Turkey welcomes Bosnia elections

Turkey welcomes Bosnia elections

Turkey welcomes Bosnia elections

Sefik Dzaferovic (L), the presidential candidate from the main Muslim SDA party for Bosnia's three-man presidency, flanked by Bakir Izetbegovic, the SDA party leader, speaks at the party headquarters in Sarajevo on October 7, 2018.

Turkey has welcomed the presidential and parliamentary elections held in Bosnia and Herzegovina on Oct. 7.

“We welcome that the general elections were completed in tranquility and peace,” the Foreign Ministry said in a statement.

“Turkey, which attaches great importance to the protection of Bosnia’s political unity and territorial integrity as well as its integration to Euro-Atlantic organizations, wishes that the election results lead to the consolidation of peace and stability in the country and serve the peaceful coexistence among Bosnian citizens,” the statement added.

“In the upcoming period, Turkey will continue to strive to further improve her excellent relations with Bosnia and Herzegovina in every field as well as to strengthen stability and increase prosperity in the Balkans,” the ministry said.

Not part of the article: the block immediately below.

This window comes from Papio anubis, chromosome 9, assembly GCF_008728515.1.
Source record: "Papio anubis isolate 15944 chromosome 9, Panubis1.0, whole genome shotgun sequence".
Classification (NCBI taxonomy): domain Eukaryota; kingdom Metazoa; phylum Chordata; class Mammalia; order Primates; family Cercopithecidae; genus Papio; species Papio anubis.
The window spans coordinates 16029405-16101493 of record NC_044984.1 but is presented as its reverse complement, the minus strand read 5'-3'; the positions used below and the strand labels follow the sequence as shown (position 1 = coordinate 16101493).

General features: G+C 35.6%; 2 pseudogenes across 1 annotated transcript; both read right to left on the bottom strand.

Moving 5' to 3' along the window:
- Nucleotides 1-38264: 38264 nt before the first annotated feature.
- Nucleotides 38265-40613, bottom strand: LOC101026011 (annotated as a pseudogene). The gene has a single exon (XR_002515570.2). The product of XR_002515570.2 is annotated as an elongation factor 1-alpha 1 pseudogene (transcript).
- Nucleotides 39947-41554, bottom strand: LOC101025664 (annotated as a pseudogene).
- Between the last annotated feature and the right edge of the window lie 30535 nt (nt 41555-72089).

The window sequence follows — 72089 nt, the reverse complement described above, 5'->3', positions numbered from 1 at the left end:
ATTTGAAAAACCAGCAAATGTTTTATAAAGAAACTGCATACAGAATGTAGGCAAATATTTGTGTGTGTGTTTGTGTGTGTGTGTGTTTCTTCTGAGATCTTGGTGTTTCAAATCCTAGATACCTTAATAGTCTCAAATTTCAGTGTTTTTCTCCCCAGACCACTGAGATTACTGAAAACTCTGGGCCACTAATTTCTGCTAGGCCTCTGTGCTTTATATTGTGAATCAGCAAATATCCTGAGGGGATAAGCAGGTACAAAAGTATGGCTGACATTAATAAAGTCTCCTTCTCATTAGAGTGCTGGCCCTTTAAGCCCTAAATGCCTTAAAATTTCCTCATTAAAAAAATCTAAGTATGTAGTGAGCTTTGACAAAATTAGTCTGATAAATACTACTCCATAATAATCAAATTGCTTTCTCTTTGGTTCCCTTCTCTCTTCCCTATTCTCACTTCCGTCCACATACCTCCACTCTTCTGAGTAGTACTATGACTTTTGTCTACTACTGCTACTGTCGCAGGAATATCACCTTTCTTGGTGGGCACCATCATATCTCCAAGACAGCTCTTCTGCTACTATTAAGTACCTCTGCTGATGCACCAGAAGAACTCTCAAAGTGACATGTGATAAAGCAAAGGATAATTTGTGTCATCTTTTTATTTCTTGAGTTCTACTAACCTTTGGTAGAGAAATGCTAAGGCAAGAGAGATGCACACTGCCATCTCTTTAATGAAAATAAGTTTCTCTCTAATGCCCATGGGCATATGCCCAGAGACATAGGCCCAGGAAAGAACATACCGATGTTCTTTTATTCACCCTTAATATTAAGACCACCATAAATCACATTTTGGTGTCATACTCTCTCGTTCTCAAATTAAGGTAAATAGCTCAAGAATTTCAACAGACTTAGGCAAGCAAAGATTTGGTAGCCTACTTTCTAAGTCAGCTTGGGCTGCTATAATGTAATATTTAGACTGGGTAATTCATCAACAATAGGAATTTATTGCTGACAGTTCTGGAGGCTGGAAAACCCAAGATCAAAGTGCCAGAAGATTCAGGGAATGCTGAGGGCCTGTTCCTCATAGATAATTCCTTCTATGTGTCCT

Bosnian Serb nationalist leader Milorad Dodik and Sefik Dzaferovic, the candidate of the largest Muslim Bosniak party, have won the Serb and Bosniak seats in Bosnia’s triumvirate presidency, the election commission said early Oct. 8.

Moderate Croat Zeljko Komsic, who already served two terms in the presidency, won the Croat seat with 49.5 percent of the vote, winning over nationalist Dragan Covic from the largest Croat party, HDZ.

Dodik secured 55 percent of the vote and Dzaferovic 38 percent, based on about 42 percent of counted ballots.

The turnout was 53.3 percent of voters.

The ballot was a test for Bosnia to determine if it will progress towards European Union membership and NATO integration or remain held back by ethnic rivalries.

More than two decades after a war in which 100,000 died, leading Serb, Croat and Muslim Bosniak parties campaigned on nationalist tickets, reviving wartime pledges while failing to offer any clear economic or political visions.